“We were really excited to see our preclinical work on the neural and hormonal mechanisms underlying ovulation translated into a promising and convenient method of fertility prediction.  The findings highlight how medically accurate devices like the Oura Ring can be used to conveniently collect high-resolution data that enables women to monitor and anticipate future changes in their reproductive physiology.”   

Azure Grant adds how accurate cycle information can make a difference: “A tool that can help you get ahead of ovulation, simply by wearing a ring, is incredibly useful. Many of us were not taught how our menstrual cycles can affect metabolism, sleep, or thinking. It isn’t only about family planning, it’s about having a better idea of how you could feel your best on the day of the job interview, when you might do your hard workouts, or when you might feel most creative. Having accurate, up-to-date information could give you more agency in planning both the minor and major decisions in your life.” 

It’s about changing the way we think about our cycles.

“Fertility prediction is like weather forecasting in need of a major upgrade. The ‘weather patterns’ are the events of the menstrual cycle that influence one’s life planning.  Many fertility algorithms limit accuracy by using last month’s ‘weather’ to predict what will happen this month,and can only tell you for sure that you were fertile after the fact. If the meteorologist required you to set up your own weather station, only told you when it was already raining, and if everytime they guessed wrong you risked an unplanned pregnancy, then they’d be out of the job! The situation for female reproductive health is a lot like this. Natural family planning or cycle tracking currently requires a lot of careful effort by the end user, and doesn’t offer accurate enough predictions.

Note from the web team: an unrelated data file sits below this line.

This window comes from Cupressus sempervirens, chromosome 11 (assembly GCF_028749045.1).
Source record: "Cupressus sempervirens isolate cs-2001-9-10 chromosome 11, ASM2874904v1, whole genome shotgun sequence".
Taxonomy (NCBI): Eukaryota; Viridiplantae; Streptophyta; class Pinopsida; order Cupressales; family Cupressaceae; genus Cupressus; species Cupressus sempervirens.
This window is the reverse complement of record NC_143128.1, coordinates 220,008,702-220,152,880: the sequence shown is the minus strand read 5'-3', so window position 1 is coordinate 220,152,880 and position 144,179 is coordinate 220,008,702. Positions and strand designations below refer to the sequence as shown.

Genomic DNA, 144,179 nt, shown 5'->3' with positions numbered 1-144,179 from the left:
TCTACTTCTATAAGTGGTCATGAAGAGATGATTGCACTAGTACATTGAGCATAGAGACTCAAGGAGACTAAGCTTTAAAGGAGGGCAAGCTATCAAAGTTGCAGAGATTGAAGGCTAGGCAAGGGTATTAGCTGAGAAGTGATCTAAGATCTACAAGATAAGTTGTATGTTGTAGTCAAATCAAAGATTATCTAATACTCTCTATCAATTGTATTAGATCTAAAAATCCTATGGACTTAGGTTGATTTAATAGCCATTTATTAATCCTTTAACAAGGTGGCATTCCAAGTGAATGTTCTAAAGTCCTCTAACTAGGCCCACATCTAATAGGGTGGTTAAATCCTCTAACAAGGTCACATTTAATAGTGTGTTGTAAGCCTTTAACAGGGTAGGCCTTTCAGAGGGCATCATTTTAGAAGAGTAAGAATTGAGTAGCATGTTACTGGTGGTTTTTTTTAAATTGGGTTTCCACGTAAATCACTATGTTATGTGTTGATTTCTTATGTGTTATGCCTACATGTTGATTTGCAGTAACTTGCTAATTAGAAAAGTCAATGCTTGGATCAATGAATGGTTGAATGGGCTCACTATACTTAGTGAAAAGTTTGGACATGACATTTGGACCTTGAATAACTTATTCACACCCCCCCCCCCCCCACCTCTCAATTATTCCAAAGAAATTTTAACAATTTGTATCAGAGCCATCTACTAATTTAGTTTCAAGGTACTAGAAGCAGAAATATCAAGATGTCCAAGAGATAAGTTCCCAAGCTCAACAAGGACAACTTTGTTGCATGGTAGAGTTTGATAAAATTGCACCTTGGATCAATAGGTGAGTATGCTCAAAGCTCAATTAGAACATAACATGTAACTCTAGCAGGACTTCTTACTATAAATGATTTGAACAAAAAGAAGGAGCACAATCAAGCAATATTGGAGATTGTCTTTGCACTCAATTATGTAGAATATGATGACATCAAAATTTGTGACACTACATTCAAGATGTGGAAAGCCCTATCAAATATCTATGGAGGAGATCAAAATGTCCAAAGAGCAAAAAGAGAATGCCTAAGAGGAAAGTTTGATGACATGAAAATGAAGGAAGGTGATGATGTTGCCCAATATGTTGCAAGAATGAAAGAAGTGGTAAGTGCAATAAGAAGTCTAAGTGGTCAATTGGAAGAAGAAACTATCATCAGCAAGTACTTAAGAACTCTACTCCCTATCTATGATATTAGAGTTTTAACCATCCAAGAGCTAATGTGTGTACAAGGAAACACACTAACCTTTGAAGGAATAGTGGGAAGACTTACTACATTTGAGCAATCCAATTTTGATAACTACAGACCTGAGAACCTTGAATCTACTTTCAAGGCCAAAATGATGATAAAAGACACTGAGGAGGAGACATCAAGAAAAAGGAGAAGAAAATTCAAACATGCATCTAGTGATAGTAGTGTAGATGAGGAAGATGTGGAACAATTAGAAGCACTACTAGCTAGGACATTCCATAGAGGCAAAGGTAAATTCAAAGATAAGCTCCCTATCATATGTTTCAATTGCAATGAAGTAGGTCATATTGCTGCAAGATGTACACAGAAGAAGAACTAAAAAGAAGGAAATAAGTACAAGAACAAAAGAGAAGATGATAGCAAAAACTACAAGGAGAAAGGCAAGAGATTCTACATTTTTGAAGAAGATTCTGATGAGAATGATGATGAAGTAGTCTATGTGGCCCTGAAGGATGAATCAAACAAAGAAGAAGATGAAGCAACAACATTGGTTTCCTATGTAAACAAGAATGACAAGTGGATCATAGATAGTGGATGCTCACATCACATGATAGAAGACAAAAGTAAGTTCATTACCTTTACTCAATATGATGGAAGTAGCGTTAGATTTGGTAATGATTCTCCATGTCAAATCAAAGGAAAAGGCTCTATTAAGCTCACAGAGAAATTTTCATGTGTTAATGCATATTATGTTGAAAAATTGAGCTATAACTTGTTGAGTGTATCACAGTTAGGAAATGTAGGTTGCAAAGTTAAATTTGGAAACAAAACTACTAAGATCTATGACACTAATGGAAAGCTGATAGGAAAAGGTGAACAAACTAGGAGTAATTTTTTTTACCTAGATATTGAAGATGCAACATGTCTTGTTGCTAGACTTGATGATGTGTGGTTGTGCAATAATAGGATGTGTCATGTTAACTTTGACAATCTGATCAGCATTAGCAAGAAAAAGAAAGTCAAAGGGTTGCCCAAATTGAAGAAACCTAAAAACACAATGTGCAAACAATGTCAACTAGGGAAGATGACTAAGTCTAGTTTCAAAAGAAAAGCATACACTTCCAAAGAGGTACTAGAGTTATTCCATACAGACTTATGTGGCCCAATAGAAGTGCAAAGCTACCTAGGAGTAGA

We can do better…. There are huge potential benefits to women, and to society, if we can improve these methods and provide education about them”.

What Happens Next?

Oura is committed to helping pursue solutions on the cutting edge by ensuring that research is expanded and validated to represent our diverse user base.

Research like QCycle paves the way for tools like Oura to move towards more personalized, current, and accurate ways of tracking the menstrual cycle. While Oura doesn’t currently have a cycle tracking feature, we are actively working with researchers and users alike to understand how Oura data can help people monitor their ovulatory cycles, birth control methods, pregnancies, hormone status, post-partum life, and more.

Research like this helps inform our teams and could certainly impact the features we bring to market in the future. We are eager to carry out that work with you – the Oura Community, so that these results can be tested in a larger, more diverse population.

In The Meantime, Learn From Our Community: